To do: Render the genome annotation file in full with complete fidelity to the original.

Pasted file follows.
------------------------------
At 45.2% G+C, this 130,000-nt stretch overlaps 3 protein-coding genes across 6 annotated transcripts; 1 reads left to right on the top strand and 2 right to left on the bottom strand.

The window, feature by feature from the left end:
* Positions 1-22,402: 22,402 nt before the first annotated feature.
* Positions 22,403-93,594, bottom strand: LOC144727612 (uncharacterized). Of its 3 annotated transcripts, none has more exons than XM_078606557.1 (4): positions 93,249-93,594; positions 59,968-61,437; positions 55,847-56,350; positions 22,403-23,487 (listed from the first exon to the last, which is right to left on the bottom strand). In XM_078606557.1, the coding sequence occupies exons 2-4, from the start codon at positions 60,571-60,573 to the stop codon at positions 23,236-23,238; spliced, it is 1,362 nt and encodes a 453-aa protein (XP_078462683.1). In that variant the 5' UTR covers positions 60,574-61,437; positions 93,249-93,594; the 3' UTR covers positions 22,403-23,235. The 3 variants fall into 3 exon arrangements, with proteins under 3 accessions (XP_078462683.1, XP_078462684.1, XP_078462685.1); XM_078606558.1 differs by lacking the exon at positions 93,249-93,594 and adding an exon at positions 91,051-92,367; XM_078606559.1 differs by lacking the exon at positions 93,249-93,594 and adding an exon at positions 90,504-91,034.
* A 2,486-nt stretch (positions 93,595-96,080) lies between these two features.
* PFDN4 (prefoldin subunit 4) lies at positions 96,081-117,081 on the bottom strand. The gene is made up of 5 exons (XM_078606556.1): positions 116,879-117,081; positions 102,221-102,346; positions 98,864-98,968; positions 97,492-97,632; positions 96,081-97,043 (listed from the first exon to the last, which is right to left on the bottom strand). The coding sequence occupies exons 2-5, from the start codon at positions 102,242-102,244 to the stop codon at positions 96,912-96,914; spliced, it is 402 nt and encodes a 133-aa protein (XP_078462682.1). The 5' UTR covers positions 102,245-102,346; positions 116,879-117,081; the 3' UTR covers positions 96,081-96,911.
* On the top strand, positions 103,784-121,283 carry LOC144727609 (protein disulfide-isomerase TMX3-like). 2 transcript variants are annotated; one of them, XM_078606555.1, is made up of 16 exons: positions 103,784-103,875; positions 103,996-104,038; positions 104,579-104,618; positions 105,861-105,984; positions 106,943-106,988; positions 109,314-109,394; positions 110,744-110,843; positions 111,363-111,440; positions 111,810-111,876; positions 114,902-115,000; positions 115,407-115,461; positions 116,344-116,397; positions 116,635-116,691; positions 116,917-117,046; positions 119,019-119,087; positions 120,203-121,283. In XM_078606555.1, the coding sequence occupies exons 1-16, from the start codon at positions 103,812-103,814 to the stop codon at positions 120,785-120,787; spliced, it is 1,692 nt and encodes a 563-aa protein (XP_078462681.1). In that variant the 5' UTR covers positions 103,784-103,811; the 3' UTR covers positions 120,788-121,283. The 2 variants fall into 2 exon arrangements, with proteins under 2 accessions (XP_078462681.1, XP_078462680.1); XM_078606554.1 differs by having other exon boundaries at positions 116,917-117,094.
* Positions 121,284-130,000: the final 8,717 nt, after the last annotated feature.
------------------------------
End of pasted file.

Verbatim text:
At 45.2% G+C, this 130,000-nt stretch overlaps 3 protein-coding genes across 6 annotated transcripts; 1 reads left to right on the top strand and 2 right to left on the bottom strand.

The window, feature by feature from the left end:
* Positions 1-22,402: 22,402 nt before the first annotated feature.
* Positions 22,403-93,594, bottom strand: LOC144727612 (uncharacterized). Of its 3 annotated transcripts, none has more exons than XM_078606557.1 (4): positions 93,249-93,594; positions 59,968-61,437; positions 55,847-56,350; positions 22,403-23,487 (listed from the first exon to the last, which is right to left on the bottom strand). In XM_078606557.1, the coding sequence occupies exons 2-4, from the start codon at positions 60,571-60,573 to the stop codon at positions 23,236-23,238; spliced, it is 1,362 nt and encodes a 453-aa protein (XP_078462683.1). In that variant the 5' UTR covers positions 60,574-61,437; positions 93,249-93,594; the 3' UTR covers positions 22,403-23,235. The 3 variants fall into 3 exon arrangements, with proteins under 3 accessions (XP_078462683.1, XP_078462684.1, XP_078462685.1); XM_078606558.1 differs by lacking the exon at positions 93,249-93,594 and adding an exon at positions 91,051-92,367; XM_078606559.1 differs by lacking the exon at positions 93,249-93,594 and adding an exon at positions 90,504-91,034.
* A 2,486-nt stretch (positions 93,595-96,080) lies between these two features.
* PFDN4 (prefoldin subunit 4) lies at positions 96,081-117,081 on the bottom strand. The gene is made up of 5 exons (XM_078606556.1): positions 116,879-117,081; positions 102,221-102,346; positions 98,864-98,968; positions 97,492-97,632; positions 96,081-97,043 (listed from the first exon to the last, which is right to left on the bottom strand). The coding sequence occupies exons 2-5, from the start codon at positions 102,242-102,244 to the stop codon at positions 96,912-96,914; spliced, it is 402 nt and encodes a 133-aa protein (XP_078462682.1). The 5' UTR covers positions 102,245-102,346; positions 116,879-117,081; the 3' UTR covers positions 96,081-96,911.
* On the top strand, positions 103,784-121,283 carry LOC144727609 (protein disulfide-isomerase TMX3-like). 2 transcript variants are annotated; one of them, XM_078606555.1, is made up of 16 exons: positions 103,784-103,875; positions 103,996-104,038; positions 104,579-104,618; positions 105,861-105,984; positions 106,943-106,988; positions 109,314-109,394; positions 110,744-110,843; positions 111,363-111,440; positions 111,810-111,876; positions 114,902-115,000; positions 115,407-115,461; positions 116,344-116,397; positions 116,635-116,691; positions 116,917-117,046; positions 119,019-119,087; positions 120,203-121,283. In XM_078606555.1, the coding sequence occupies exons 1-16, from the start codon at positions 103,812-103,814 to the stop codon at positions 120,785-120,787; spliced, it is 1,692 nt and encodes a 563-aa protein (XP_078462681.1). In that variant the 5' UTR covers positions 103,784-103,811; the 3' UTR covers positions 120,788-121,283. The 2 variants fall into 2 exon arrangements, with proteins under 2 accessions (XP_078462681.1, XP_078462680.1); XM_078606554.1 differs by having other exon boundaries at positions 116,917-117,094.
* Positions 121,284-130,000: the final 8,717 nt, after the last annotated feature.